The movie sometimes seems like it wants to be a sweet farewell to Leonard Nimoy. It’s evident in the story as Spock receives news that Lieutenant Spock has died. Reminders pop up in the story line as Spock plans to leave the Starship to carry on the Lieutenant’s duties and even a sentimental scene near the end. I don’t think it did any wrong moves in doing so. Memorializing an actor, especially if they had such a memorable role in their lifetime, is never an easy thing. There are some times in retrospect I felt there were some wrong moves in memorializing Paul Walker in Furious 7 like the farewell image of his character played by his look-alike brother. However I feel they did it right here, including the toast ‘to absent friends.’ Even at the end the movie is dedicated ‘In Loving Memory’ of Nimoy.
Unexpected was the death of Anton Yelchin who played Chekov in the three revamped Star Trek films. He was a gifted actor capable of doing an excellent job in each role he played. In Star Trek, he delivered a Chekov that was half the age of the original Chekov but made it work on screen. He even added some charming humor to the movie series with lines like “Nine-Five-Wictor-Wictor-Two” or “I can do zat! I can do zat!” Unfortunately he was killed an a car accident one month before the film’s premiere. He was 27. The film didn’t make any major last-minute changes in editing or storyline upon news of his death but he is memorialized after Nimoy’s dedication with ‘For Anton.’
New to directing the Star Trek series is Justin Lin. He’s best known as the director of four Fast And The Furious movies. With his first attempt at directing Star Trek, he does a very good job in maintaining the spirit of the Star Trek franchise along with delivering the right storyline and right action to the movie. For the record, J. J. Abrams is producer this time. The script written by Simon Pegg who plays Scotty and Doug Jung who’s past work is mostly writing for television is consistent with the story and the spirit of Star Trek despite it being short on the expected action. All the returning actors still maintain their respective characters well. One thing noticeable is Chekov has more of a presence and he doesn’t deliver so many humorous lines this time. Another new addition is Idris Elba doing an excellent convincing role as the villain Krall. Visual effects were still good even if they weren’t the most spectacular. Also the addition of the Beastie Boys song ‘Sabotage’ got me thinking again to how Guardians Of The Galaxy and The Martian has made it a must to include musical moments in such movies.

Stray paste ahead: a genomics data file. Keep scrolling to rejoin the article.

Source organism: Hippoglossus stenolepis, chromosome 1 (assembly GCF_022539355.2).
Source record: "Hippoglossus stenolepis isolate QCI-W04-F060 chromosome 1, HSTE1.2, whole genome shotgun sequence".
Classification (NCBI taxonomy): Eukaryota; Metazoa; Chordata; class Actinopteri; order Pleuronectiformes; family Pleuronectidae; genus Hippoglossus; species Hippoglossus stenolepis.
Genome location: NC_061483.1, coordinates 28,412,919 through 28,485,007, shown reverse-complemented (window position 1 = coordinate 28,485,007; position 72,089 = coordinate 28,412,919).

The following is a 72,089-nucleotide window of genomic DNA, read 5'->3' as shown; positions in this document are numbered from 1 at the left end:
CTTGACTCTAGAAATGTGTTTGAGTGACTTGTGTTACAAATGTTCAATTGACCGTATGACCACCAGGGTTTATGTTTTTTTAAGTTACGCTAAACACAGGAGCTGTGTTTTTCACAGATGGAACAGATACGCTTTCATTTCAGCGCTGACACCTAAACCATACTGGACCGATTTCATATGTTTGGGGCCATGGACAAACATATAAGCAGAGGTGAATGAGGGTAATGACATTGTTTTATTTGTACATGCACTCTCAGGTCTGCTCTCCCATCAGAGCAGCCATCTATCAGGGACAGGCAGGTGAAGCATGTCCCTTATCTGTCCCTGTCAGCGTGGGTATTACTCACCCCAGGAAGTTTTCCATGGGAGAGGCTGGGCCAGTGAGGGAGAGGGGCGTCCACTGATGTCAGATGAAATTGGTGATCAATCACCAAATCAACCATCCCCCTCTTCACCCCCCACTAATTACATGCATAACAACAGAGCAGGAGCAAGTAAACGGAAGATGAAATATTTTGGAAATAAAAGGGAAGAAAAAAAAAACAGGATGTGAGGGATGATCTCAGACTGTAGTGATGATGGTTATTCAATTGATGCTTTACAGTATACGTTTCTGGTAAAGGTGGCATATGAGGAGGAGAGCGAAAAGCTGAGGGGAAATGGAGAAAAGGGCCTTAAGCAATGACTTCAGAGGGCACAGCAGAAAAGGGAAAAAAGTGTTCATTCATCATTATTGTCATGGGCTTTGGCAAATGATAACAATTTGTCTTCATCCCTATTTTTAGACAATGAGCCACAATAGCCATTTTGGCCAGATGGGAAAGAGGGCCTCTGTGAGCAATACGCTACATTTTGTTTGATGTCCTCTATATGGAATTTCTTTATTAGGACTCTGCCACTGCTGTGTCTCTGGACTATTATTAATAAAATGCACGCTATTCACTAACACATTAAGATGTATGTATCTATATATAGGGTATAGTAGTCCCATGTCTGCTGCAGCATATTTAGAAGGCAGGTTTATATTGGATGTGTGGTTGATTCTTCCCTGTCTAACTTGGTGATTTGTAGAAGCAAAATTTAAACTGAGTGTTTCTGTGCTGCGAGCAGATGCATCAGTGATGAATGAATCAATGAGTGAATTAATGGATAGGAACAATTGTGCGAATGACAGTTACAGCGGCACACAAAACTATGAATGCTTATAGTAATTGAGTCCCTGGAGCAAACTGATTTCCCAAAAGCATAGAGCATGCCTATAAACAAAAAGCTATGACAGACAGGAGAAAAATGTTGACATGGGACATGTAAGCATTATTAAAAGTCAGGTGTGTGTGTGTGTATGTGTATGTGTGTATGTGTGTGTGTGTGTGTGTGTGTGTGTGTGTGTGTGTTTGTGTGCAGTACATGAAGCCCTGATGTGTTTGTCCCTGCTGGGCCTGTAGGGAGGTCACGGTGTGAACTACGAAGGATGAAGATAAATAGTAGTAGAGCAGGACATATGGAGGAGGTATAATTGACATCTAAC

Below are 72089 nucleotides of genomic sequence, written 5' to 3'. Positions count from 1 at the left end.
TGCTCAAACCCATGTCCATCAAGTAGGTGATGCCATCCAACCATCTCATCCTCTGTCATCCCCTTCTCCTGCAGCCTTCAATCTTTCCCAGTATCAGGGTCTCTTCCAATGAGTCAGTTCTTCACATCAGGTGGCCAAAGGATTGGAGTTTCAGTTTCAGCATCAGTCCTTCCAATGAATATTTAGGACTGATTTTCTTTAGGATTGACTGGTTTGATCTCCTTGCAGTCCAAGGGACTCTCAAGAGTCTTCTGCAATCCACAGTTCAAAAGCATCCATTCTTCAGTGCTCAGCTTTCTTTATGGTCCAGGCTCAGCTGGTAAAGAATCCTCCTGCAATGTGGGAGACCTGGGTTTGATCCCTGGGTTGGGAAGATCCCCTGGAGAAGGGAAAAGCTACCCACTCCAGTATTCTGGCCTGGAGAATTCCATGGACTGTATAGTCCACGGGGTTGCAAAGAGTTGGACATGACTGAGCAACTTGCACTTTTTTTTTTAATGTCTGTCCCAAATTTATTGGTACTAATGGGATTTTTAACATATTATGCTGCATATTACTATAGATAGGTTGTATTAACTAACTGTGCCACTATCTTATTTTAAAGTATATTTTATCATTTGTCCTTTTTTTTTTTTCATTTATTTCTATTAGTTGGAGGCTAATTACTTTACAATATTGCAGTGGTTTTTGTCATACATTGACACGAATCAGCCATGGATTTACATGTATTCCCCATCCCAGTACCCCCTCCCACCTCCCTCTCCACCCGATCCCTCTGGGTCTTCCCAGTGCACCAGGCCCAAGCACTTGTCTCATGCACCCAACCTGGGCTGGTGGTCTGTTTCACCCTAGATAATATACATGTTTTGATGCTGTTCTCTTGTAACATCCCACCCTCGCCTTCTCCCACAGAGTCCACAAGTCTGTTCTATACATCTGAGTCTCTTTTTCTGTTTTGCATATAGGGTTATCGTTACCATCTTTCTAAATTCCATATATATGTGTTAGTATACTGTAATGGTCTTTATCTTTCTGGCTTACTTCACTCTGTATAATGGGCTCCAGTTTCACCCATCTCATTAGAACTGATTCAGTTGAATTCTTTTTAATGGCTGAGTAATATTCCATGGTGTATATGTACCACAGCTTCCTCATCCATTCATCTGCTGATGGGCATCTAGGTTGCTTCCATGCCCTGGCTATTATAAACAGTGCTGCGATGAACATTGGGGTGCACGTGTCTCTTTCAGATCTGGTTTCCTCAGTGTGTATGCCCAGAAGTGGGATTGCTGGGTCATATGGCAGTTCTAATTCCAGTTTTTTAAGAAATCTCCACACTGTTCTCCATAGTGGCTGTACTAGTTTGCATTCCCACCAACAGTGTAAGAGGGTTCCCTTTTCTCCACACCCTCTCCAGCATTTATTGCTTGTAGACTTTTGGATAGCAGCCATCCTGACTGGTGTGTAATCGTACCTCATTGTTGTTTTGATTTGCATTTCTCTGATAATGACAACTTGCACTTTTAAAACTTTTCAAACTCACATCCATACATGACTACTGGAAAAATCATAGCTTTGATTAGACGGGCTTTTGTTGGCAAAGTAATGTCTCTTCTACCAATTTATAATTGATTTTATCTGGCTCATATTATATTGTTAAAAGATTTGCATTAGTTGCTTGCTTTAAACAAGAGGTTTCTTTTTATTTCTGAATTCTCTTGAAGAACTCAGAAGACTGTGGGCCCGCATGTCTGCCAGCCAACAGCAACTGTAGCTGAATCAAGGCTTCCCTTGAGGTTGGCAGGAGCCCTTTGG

The big surprise is the lack of box office success that came with this film. The film currently has a North American gross of over $157 million and a total worldwide gross of over $333 million. Since it cost $180 million to make, it’s labeled a ‘flop,’ especially knowing the first two revamped Star Trek movies starting back in 2009 both made over $200 million. People are wondering why? The film has an approval rating at Rotten Tomatoes of over 80% and there was expected to be big fare since this year is the 50th anniversary of the Star Trek franchise starting all the way back with the TV series. Some are saying Yelchin’s sudden death may have a lot to do with it, like it ‘spoiled the fun.’ It’s wrong to make such an accusation. Nobody saw his death coming. Not even Anton himself, if you’ve bothered to read the news about it. Some are saying the story lacks excitement. Possibly but it still has a lot of ingredients win crowds and Star Trek fans alike. Hard to say exactly. My assumption is that simply this is the third movie, not the first and not the last. Plus it faced competition from a wide variety of other movies this summer. I feel that the final movie can achieve more at the box office because it will be the final movie of a revamped film series that worked rather than flopped.
Star Trek Beyond may not be as action-packed as most of the other summer fare out right now or even past Star Trek films but it is a movie that delivers on the Star Trek franchise and stays true to its spirit. It even paves way to the fourth and final Star Trek movie to come.